12. Whilst I have no objections to hypothetical upgrades, indeed, they offer a degree of interesting insight, given that in most if not all cases we have precedents that can be used as a guide. Unfortunately some of them seem to be rather sloppily done. For example; both Koenig and Emile Bertin have the view from their bridge blocked by an anti aircraft gun (and a rangefinder in Koenig's case) None of the Brit BBs seem that bad (aside from Conqueror, which is a general mess imho). However, several points do stand out: - Iron Duke appears to carry octuple pom-poms on her B & X turret roofs; however even the larger QEs & Rs could only carry quads. - Iron Duke is also carrying four quadruple pom-poms. Historically, battleships carried the octuple pom-pom, with only the quadruples only going on certain ships during the war, and all but three of those upon turret tops*. - Orion is said to date from 1934. However, whilst she carries the QF 4"/45 Mk XVI twins, she still carries 2pdr Mk II singles. Only the Nelsons carried these for any extended period of time, and by the end of 1934 both of these had replaced their 8 singles with a single octuple. Indeed, in most cases, ships received the octuple pom-poms before they got the 4" twins. - As the older weapon, it is also far more likely that the 2pdr Mk IIs would be on the decks of the ships rather than on the turret tops, which the Admiralty were reluctant to use after some unsatisfactory experience in WWI. * TLDR; "I don't mind that you're naughty, Jack. I hate that you're sloppy."
  13. Because WG has a fetish for gimmicks? Just throwing ideas out there. All tier VIII-X BBs have aircraft after all. That definitely fits the "weird gimmick" bill that WG love. Perhaps. It is very long and quite squishy with it, so the 20s reload helps counter that. As for Vanguard, I think thats a case of fine balancing for when it would be tested.
  14. The Lion class designs are clearly top end material in terms of the game. Given the multitude of studies, there are a number of options available. This is how I see it: Most British high tier ships will likely not have a catapult. In its place, a slightly modified Spotting Aircraft consumable could be had, which in compensation for being invulnerable to damage from the enemy would have a greater cool-down period. Alternatively, they just get a range boost. Whichever works best. History: Note: Naturally, things aren’t a clean translation from history into the game. As such some things are not completely historical, but have been chosen for the sake of balance. Some things weren’t given in the source material. All have historical basis, however. Particular exceptions are noted below: - 1942 Lion has been given the proposed shells for the 16”/45 Mk IV gun, to increase her potency. - 1945 B has been given the discussed 1,225kg 82” long 16” shells, along with the discussed 50 calibre barrel length. - Octuple pom-poms weren’t liked for the new triple turrets. Hence quadruple pom-poms instead. Statistics: Regular: Lion (1938) – “Temeraire” [Tem-err-air] Lion 1942 – “Conqueror” Lion 1945 B – “Thunderer” Premium: Vanguard – “Vanguard”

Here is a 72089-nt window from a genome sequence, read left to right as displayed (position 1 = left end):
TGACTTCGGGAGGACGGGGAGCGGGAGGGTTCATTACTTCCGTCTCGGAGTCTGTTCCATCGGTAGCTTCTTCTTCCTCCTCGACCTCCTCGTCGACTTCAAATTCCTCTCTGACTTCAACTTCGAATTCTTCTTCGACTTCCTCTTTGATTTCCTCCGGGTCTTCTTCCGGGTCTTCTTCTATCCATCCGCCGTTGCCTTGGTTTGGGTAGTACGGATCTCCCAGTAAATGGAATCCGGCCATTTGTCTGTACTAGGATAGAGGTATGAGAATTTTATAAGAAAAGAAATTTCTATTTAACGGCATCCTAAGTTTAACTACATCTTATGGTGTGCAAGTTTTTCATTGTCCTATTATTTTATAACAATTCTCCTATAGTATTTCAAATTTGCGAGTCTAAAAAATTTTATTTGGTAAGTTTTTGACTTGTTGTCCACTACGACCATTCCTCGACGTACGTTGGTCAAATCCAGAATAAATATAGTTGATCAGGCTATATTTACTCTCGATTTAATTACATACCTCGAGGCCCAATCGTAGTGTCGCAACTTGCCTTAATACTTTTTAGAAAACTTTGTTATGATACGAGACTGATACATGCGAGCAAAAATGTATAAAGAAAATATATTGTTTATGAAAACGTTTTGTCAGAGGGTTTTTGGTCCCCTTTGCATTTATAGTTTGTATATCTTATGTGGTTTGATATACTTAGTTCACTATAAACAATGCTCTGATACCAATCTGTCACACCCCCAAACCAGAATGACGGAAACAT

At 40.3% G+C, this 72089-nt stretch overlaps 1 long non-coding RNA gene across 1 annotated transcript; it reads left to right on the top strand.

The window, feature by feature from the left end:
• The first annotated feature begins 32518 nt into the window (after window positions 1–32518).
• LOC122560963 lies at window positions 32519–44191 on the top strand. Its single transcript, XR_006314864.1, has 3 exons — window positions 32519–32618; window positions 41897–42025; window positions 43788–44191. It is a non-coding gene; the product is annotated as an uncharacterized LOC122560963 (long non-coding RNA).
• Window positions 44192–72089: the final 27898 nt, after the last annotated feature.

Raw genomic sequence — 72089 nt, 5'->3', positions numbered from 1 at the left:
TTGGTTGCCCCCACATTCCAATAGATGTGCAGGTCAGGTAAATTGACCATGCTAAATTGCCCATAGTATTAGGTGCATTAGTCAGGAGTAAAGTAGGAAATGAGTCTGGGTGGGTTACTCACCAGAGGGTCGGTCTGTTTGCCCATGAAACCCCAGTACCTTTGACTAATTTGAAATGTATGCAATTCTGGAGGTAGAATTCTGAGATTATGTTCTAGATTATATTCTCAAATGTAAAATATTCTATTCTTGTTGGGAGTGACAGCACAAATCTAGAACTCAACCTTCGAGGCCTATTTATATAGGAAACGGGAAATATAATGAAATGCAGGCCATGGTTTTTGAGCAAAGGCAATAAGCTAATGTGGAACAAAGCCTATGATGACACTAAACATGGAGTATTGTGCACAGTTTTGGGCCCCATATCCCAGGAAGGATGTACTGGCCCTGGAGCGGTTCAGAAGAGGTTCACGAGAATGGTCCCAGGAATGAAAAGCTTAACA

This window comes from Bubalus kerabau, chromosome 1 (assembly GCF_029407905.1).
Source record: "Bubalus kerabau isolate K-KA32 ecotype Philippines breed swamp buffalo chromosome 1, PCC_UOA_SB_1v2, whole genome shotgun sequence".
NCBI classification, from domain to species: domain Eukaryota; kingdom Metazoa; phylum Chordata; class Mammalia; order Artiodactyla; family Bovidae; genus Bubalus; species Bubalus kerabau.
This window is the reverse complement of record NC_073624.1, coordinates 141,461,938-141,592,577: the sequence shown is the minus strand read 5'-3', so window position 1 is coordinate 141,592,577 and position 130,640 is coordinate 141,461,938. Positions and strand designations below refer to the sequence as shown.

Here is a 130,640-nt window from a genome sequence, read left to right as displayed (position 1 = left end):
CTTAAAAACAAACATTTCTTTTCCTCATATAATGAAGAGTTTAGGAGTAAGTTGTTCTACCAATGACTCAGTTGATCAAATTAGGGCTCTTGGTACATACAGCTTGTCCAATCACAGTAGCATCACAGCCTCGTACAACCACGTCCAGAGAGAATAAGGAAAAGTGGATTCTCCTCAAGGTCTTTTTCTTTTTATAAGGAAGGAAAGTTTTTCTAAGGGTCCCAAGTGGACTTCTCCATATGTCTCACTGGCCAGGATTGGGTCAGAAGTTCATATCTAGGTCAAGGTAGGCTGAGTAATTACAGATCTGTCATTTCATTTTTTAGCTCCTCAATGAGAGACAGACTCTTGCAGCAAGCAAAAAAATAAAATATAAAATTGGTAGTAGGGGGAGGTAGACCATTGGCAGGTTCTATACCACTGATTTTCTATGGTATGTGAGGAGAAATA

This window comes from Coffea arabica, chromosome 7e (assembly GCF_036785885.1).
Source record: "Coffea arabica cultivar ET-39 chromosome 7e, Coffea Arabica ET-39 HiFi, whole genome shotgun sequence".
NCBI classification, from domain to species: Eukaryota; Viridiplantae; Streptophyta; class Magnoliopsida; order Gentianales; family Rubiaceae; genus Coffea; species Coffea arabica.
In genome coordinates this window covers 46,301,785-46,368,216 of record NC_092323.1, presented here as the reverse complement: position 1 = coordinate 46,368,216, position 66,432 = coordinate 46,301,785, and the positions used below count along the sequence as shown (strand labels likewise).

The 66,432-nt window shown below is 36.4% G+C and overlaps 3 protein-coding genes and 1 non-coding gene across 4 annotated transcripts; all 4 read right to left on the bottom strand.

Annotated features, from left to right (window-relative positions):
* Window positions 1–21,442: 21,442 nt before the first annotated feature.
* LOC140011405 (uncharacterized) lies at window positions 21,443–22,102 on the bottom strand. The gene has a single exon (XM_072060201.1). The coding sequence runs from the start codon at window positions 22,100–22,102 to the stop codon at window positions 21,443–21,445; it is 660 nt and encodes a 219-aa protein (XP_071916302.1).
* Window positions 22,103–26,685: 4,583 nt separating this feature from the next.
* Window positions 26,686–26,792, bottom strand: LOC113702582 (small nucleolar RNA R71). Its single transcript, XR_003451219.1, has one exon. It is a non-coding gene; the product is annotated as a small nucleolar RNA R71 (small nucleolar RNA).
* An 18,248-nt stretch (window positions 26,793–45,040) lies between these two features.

15. As started in the Washington Naval Treaty, and continued in the London Naval Treaty, the signatories voluntarily postponed the building of battleships until 1937. Exceptions were made for the French & Italians, who had both weaker and fewer ships. Once the holiday period was over, battleships could be replaced once they were overage, this being 20 years after their date of completion. Consequently, the Royal Navy would have 10 such ships once the building holiday was over. The Queen Elizabeth class were better suited to modernisation, so they were rebuilt, with the Revenge class going to the breakers first. Their replacements would be the King George V class, as recounted elsewhere. Developments overseas meant that the replacements for the Queen Elizabeths would be different from the King George Vs. Chief amongst these was the news that the American North Carolina class were a balanced design, something that they had not though possible on 35,000t. As a result, the next class would have 16” guns. The first two ships would be ordered under the 1938/9 Estimates. Consequently 1938 was a busy year, with 9 designs being considered, ranging from a 12 14” ship (14A-38) though the 9 16” gun majority to a 48,500t 12 16” gun mammoth (16E-38). Eventually, a modified version of 16F-38 was selected as the design, which was then further developed into 1939. Changes included the moving of the after main battery director from Y turret to the after superstructure, and an increase in main gun elevation from 30° to 40°. Drawings went out to Vickers-Armstrong and Cammell Laird on the 21s, with Lion being laid down on 4th July 1939 and Temeraire on the 1st June 1939. Construction was expected to take four years. The two ships of the 1939/40 Estimates were named Conqueror and Thunderer, going to John Brown and Fairfield respectively. Neither was actually ordered, however. Data for these four ships, as planned, is listed below. Light Anti-Aircraft battery was to be considered once the ships were finished, and hence is undocumented. Lion 1939: There are three major bottle-necks in battleship construction. Machinery, armour plate and guns. As a result of the post WWI contraction of the British shipbuilding industry, there was a significant decrease in capacity of the latter two compared to the period leading up to WWI. Consequently, in order to build the tenth ship in good time, the use of existing mountings came up several times during the rearmament process. Several such mountings existed; Furious’ second spare turret (later used on the monitor Abercrombie), Tiger’s 13.5” turrets (sold to Turkey) and the four turrets removed from Glorious and Courageous when they were converted into aircraft carriers. This ship, later called Vanguard, was the last of the 10 replacement ships, to be ordered as part of the 1940/1 estimates. Her data, as of early March 1940: Vanguard 1940: Wartime experience, particularly the Bismarck chase and the sinking of Prince of Wales & Repulse, led to a number of improvements to the two designs. These were primarily focussed on endurance and air defence. Both Lions were suspended early on, and never restarted, with all reusable material going to Vanguard. The development of the 40mm Bofors Mk VI mount to replace the 2pdr Mk VIA* mount and the general adoption of the 40mm Bofors wear possible in new construction led to Vanguard having a better close range battery than originally intended. Data is shown for Lion as intended in the 1942 design, and Vanguard as completed. Lion 1942: Vanguard By the start of 1945, it was clear that the war was not going to last too much longer. Consequently, thought began to turn the post-war fleet. Battleships were still considered to be a key component. Important developments had taken place since the last studies; key amongst these the USA’s Uncle Tom rocket, the German Fritz X and more powerful regular ordinance (e.g. 4000lb bombs). The size and weight of a ship able to defeat all of these was beyond the size that British docks could handle. Having realised this, the Naval Staff outlined what they would like in a ship. The design created to satisfy is shown below. Underwater protection received particular focus, being designed to resist 1200lb warheads, and mitigate the effects of the large rockets being tested. Lion 1945 B: Designs B1-7 were reduced versions of this, to try and make the ships more economically feasible. B1 featured a weaker TDS (resisting 1000lb warheads), B2 featured the stronger 1200lb resistant TDS but only a 10” belt. B3 had both 10” belt and 1000lb warhead resistant TDS. None were less than 55,000t standard. The remaining four only had six main guns, with alternating belt & TDS strengths. None were less than 45,000t, and the largest were close to 48,000t; 7 years prior that tonnage was associated with a twelve gun design, showing the change demanded by progress caused by the war. These were followed by even smaller studies. These had very little by way of underwater protection, relying on compartmentalisation, and only a 9” belt. They were compared to Renown, to which they proved to be remarkably similar. Ultimately these came to nothing. The post-war economic slump and subsequent austerity killed many projects, as resources were focussed more on technologies with what money there was. This was mainly as a result of the plethora of war-built ships that there were available to fulfil the roles required of them. So ends the design of the British Battleship.